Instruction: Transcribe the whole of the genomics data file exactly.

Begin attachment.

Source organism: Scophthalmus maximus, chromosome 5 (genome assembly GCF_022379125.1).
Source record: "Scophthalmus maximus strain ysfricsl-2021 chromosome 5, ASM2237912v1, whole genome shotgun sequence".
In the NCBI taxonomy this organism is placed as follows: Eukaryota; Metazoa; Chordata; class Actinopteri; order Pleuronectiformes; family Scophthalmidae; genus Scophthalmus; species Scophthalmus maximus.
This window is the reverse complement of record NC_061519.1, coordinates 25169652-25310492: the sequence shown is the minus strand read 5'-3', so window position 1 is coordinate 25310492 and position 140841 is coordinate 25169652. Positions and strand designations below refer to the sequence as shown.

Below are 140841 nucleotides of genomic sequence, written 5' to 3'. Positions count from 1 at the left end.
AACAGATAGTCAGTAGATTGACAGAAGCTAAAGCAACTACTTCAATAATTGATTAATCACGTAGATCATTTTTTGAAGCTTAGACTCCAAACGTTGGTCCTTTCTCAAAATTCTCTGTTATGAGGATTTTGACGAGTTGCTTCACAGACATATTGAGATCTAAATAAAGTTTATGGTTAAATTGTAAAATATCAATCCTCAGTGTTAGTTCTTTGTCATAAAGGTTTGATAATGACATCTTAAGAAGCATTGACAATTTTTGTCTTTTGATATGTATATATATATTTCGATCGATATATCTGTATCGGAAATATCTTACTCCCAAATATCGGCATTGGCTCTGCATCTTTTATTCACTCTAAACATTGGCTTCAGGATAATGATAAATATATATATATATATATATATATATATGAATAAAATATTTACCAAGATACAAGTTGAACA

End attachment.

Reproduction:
Source organism: Scophthalmus maximus, chromosome 5 (genome assembly GCF_022379125.1).
Source record: "Scophthalmus maximus strain ysfricsl-2021 chromosome 5, ASM2237912v1, whole genome shotgun sequence".
In the NCBI taxonomy this organism is placed as follows: Eukaryota; Metazoa; Chordata; class Actinopteri; order Pleuronectiformes; family Scophthalmidae; genus Scophthalmus; species Scophthalmus maximus.
This window is the reverse complement of record NC_061519.1, coordinates 25169652-25310492: the sequence shown is the minus strand read 5'-3', so window position 1 is coordinate 25310492 and position 140841 is coordinate 25169652. Positions and strand designations below refer to the sequence as shown.

Below are 140841 nucleotides of genomic sequence, written 5' to 3'. Positions count from 1 at the left end.
AACAGATAGTCAGTAGATTGACAGAAGCTAAAGCAACTACTTCAATAATTGATTAATCACGTAGATCATTTTTTGAAGCTTAGACTCCAAACGTTGGTCCTTTCTCAAAATTCTCTGTTATGAGGATTTTGACGAGTTGCTTCACAGACATATTGAGATCTAAATAAAGTTTATGGTTAAATTGTAAAATATCAATCCTCAGTGTTAGTTCTTTGTCATAAAGGTTTGATAATGACATCTTAAGAAGCATTGACAATTTTTGTCTTTTGATATGTATATATATATTTCGATCGATATATCTGTATCGGAAATATCTTACTCCCAAATATCGGCATTGGCTCTGCATCTTTTATTCACTCTAAACATTGGCTTCAGGATAATGATAAATATATATATATATATATATATATATATGAATAAAATATTTACCAAGATACAAGTTGAACA